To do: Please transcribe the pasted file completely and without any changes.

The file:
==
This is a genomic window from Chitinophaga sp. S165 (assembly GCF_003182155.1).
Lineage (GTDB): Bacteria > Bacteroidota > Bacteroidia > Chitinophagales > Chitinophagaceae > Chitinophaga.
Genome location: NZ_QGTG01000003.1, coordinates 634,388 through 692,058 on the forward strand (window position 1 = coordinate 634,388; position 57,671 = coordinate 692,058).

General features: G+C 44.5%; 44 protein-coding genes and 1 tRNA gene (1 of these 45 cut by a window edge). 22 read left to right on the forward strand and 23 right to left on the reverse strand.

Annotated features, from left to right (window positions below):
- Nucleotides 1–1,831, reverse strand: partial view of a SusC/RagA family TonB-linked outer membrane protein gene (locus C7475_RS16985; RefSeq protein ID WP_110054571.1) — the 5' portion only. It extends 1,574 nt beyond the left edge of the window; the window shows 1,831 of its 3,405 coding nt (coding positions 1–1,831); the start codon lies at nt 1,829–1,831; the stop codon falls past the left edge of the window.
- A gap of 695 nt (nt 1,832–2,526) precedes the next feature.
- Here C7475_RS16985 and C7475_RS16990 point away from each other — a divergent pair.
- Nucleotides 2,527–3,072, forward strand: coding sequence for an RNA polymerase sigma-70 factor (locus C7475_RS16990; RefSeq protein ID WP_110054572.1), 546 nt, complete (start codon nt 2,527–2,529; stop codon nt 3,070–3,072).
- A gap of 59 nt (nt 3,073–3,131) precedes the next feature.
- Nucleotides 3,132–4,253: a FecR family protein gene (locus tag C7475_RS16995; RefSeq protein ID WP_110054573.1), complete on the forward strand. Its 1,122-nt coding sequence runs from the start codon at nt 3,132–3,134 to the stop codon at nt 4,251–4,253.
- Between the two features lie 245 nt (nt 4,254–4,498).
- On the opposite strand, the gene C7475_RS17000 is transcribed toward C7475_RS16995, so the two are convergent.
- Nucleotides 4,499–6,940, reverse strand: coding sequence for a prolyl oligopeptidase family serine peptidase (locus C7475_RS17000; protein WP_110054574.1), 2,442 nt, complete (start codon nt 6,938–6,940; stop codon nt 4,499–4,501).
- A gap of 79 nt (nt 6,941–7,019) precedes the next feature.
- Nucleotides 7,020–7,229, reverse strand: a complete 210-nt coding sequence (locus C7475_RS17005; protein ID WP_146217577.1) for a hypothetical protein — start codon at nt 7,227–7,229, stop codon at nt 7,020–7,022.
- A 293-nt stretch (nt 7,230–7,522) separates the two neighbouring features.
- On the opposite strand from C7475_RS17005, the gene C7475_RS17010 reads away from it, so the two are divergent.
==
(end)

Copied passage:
This is a genomic window from Chitinophaga sp. S165 (assembly GCF_003182155.1).
Lineage (GTDB): Bacteria > Bacteroidota > Bacteroidia > Chitinophagales > Chitinophagaceae > Chitinophaga.
Genome location: NZ_QGTG01000003.1, coordinates 634,388 through 692,058 on the forward strand (window position 1 = coordinate 634,388; position 57,671 = coordinate 692,058).

General features: G+C 44.5%; 44 protein-coding genes and 1 tRNA gene (1 of these 45 cut by a window edge). 22 read left to right on the forward strand and 23 right to left on the reverse strand.

Annotated features, from left to right (window positions below):
- Nucleotides 1–1,831, reverse strand: partial view of a SusC/RagA family TonB-linked outer membrane protein gene (locus C7475_RS16985; RefSeq protein ID WP_110054571.1) — the 5' portion only. It extends 1,574 nt beyond the left edge of the window; the window shows 1,831 of its 3,405 coding nt (coding positions 1–1,831); the start codon lies at nt 1,829–1,831; the stop codon falls past the left edge of the window.
- A gap of 695 nt (nt 1,832–2,526) precedes the next feature.
- Here C7475_RS16985 and C7475_RS16990 point away from each other — a divergent pair.
- Nucleotides 2,527–3,072, forward strand: coding sequence for an RNA polymerase sigma-70 factor (locus C7475_RS16990; RefSeq protein ID WP_110054572.1), 546 nt, complete (start codon nt 2,527–2,529; stop codon nt 3,070–3,072).
- A gap of 59 nt (nt 3,073–3,131) precedes the next feature.
- Nucleotides 3,132–4,253: a FecR family protein gene (locus tag C7475_RS16995; RefSeq protein ID WP_110054573.1), complete on the forward strand. Its 1,122-nt coding sequence runs from the start codon at nt 3,132–3,134 to the stop codon at nt 4,251–4,253.
- Between the two features lie 245 nt (nt 4,254–4,498).
- On the opposite strand, the gene C7475_RS17000 is transcribed toward C7475_RS16995, so the two are convergent.
- Nucleotides 4,499–6,940, reverse strand: coding sequence for a prolyl oligopeptidase family serine peptidase (locus C7475_RS17000; protein WP_110054574.1), 2,442 nt, complete (start codon nt 6,938–6,940; stop codon nt 4,499–4,501).
- A gap of 79 nt (nt 6,941–7,019) precedes the next feature.
- Nucleotides 7,020–7,229, reverse strand: a complete 210-nt coding sequence (locus C7475_RS17005; protein ID WP_146217577.1) for a hypothetical protein — start codon at nt 7,227–7,229, stop codon at nt 7,020–7,022.
- A 293-nt stretch (nt 7,230–7,522) separates the two neighbouring features.
- On the opposite strand from C7475_RS17005, the gene C7475_RS17010 reads away from it, so the two are divergent.